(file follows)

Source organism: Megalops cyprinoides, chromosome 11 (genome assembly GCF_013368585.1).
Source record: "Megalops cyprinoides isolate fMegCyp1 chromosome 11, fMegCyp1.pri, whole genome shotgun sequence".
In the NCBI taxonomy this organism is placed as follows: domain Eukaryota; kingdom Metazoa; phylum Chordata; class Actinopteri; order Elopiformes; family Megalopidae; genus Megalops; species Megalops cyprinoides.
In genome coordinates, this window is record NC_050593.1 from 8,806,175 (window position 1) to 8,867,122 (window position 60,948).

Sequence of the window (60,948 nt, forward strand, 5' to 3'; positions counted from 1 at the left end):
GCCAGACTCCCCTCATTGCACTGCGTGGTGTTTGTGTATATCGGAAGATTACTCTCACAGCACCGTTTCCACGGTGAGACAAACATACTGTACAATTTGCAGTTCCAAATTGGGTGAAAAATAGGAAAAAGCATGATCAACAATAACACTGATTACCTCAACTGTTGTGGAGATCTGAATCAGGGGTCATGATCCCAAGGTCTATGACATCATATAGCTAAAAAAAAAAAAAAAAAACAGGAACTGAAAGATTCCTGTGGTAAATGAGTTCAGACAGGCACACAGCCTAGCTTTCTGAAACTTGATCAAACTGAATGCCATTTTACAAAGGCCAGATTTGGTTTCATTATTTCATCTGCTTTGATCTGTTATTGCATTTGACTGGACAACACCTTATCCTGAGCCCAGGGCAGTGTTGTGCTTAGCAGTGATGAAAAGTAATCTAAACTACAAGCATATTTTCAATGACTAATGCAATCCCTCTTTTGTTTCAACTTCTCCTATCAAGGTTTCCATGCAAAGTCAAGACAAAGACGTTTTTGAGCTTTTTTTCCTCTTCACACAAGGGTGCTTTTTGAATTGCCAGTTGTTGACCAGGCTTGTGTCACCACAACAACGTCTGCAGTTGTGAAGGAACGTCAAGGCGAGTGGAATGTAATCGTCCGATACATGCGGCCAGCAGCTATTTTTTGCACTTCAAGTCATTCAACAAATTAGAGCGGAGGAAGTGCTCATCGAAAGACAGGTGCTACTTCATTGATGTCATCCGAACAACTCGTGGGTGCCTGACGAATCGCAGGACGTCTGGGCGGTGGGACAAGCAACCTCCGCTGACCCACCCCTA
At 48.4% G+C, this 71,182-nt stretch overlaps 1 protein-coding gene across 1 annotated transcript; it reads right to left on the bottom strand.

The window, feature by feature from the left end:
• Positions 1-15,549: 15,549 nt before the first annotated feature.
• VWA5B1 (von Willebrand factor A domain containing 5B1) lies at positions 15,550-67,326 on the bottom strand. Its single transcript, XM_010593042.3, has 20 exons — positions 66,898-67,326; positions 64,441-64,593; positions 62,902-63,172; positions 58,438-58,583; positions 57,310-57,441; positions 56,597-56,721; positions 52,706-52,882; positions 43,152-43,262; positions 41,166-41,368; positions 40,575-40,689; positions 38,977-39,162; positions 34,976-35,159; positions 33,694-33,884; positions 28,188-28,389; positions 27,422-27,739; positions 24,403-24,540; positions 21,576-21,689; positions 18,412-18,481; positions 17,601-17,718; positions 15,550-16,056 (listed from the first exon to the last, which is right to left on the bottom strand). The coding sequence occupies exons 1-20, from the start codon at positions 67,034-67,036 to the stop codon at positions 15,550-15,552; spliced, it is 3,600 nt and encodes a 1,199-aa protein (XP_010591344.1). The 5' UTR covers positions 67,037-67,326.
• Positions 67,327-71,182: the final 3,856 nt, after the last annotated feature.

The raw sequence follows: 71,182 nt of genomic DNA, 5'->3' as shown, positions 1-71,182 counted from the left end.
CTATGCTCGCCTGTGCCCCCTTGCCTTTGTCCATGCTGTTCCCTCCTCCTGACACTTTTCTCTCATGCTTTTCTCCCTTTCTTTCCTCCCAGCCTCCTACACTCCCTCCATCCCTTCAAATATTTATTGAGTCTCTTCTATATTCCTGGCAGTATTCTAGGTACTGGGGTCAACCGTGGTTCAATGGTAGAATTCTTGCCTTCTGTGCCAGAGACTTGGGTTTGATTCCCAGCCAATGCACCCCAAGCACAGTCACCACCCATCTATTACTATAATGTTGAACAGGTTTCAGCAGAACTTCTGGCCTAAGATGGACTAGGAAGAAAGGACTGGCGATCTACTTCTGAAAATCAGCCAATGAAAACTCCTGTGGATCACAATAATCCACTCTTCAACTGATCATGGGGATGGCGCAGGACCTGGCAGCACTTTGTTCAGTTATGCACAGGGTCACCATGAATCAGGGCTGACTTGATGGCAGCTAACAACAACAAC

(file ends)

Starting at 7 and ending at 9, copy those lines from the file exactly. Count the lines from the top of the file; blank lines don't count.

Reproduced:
At 48.4% G+C, this 71,182-nt stretch overlaps 1 protein-coding gene across 1 annotated transcript; it reads right to left on the bottom strand.

The window, feature by feature from the left end:
• Positions 1-15,549: 15,549 nt before the first annotated feature.